T. Klein, President and CEO
National MPS Society
J. Noble, Vice Chair ISMRD
Children with Mucolipidosis (ML) have many issues with chronic pain that may result in loss of mobility, sleep disturbances, loss of concentration, chest infections, and a general feeling of being unwell. Quality of life can be severely compromised by the age of 8 to 10 years. Families report a noticeable decline in mobility, an increase in pain and stiffness, as well as difficulty in their ability to complete day to day tasks. Bone density testing with Dexa Scans as well as blood and urine tests in these children commonly demonstrate a significant loss in bone density known as osteopenia, or in its more severe form, osteoporosis.
In a select group of children and young adults in Australia, New Zealand, and United States, Pamidronate treatment has provided a dramatic improvement in mobility, well-being, and general physical ability. Some of these children are reporting that they have no pain at all, and others are reporting that they have significantly less pain. Families who took part in the initial study were reporting that there was a reduction in chest infections. This may be due to the ability to cough without pain.
Bisphosphonates are a class of drugs now being widely used in the treatment of osteoporosis, and in the treatment of bone related pain in other lysosomal storage diseases, such as Gaucher disease.
Traditionally, Bisphosphonates are used to decrease bone resorption by inhibiting normal bone metabolism, thus allowing an increase of normal bone mass and balance to occur. Anecdotally, many individuals have reported a dramatic decrease in pain as well.
The Bisphosphonate being used in patients with ML is called disodium Pamidronate. (Pamisol/Aredia). In ML, the Bisphosphonate, appears to have a beneficial clinical effect which results in decreased bone pain, increased mobility and reversal of some ML bone pain related symptoms.
The treatment of patients with Pamidronate is experimental, and at present, it is hoped that its use will be investigated as part of an international multi-center collaborative study. Before patients begin therapy, the benefits should be weighed against the known and potential side-effects (see Adverse Reactions below).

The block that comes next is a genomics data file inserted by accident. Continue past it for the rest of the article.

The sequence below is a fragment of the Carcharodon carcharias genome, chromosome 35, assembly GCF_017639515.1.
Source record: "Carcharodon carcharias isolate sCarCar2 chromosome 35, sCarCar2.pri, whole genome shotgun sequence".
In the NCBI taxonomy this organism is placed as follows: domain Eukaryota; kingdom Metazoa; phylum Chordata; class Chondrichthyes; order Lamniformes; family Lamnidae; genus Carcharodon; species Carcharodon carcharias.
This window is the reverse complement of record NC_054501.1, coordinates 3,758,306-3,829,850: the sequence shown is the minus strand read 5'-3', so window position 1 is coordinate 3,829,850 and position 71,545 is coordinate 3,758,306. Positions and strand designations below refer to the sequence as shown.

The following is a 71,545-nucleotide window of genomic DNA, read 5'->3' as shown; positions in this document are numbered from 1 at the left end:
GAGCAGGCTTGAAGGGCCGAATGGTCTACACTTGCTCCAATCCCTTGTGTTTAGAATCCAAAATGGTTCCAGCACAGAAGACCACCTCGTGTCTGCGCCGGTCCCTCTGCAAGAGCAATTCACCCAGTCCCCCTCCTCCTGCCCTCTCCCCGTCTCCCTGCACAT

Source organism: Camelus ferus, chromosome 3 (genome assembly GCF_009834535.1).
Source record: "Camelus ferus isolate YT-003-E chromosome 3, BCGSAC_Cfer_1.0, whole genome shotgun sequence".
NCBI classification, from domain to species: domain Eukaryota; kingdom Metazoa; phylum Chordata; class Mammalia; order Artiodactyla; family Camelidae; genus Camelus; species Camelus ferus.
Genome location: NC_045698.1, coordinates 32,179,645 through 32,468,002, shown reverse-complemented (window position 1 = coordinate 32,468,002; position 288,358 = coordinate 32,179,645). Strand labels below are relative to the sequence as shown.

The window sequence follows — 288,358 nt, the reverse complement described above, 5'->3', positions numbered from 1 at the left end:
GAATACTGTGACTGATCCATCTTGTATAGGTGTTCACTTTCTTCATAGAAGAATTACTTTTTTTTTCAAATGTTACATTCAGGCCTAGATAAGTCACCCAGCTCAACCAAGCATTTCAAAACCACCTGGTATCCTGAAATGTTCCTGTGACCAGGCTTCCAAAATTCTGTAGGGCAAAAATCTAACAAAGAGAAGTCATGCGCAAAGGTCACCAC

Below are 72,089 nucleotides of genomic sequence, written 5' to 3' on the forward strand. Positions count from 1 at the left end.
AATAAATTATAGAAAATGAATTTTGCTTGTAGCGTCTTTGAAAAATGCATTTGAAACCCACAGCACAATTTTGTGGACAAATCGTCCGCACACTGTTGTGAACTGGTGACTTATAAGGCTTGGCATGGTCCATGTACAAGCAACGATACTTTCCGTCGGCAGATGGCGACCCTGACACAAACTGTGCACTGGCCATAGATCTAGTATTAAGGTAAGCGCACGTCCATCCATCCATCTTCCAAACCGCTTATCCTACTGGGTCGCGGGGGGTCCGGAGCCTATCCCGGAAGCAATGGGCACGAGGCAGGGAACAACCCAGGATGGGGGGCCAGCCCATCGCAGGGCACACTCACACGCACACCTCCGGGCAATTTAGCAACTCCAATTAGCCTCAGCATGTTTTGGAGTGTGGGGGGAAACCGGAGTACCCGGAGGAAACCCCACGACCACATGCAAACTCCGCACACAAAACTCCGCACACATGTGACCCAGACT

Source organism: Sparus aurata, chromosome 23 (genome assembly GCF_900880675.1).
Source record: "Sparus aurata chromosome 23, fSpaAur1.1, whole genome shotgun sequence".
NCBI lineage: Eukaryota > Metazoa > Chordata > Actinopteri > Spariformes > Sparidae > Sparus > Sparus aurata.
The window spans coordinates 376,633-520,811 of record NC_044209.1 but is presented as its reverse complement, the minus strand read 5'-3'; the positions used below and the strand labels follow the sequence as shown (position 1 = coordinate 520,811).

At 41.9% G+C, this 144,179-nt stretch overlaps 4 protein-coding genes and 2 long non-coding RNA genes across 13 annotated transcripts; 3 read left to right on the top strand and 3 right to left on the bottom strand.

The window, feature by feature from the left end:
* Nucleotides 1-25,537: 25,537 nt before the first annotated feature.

Because this is an experimental therapy, strict guidelines for the use of Pamidronate have been established. This therapy could be considered in individuals with ML III in whom there is clinical and radiographic evidence of progressive bone loss, documented osteopenia, or at any stage of the disorder where activity related pain has become a significant detriment to quality of life and may be attributed to bone disease. In individuals with ML II, treatment may begin after resolution of the secondary neonatal hyperparathyroidism (usually after 3 months of age), if there is progressive osteodystrophy and in whom suitable intravenous access can be established.
There are many baseline tests to be done prior to commencing the first infusion of Pamidronate. These tests include blood work, imaging and urine tests, and are important for establishing the need for Bisphosphonate therapy and for tracking the effectiveness in each individual. These tests are outlined in the guidelines for treatment, which are available at www.mpssociety.org
• Auxology (hearing tests) Dexa Scan
• Full Skeletal Survey
• Bone Age (Left wrist and hand) Lateral Spine (AP if Scoliosis) Renal Ultrasound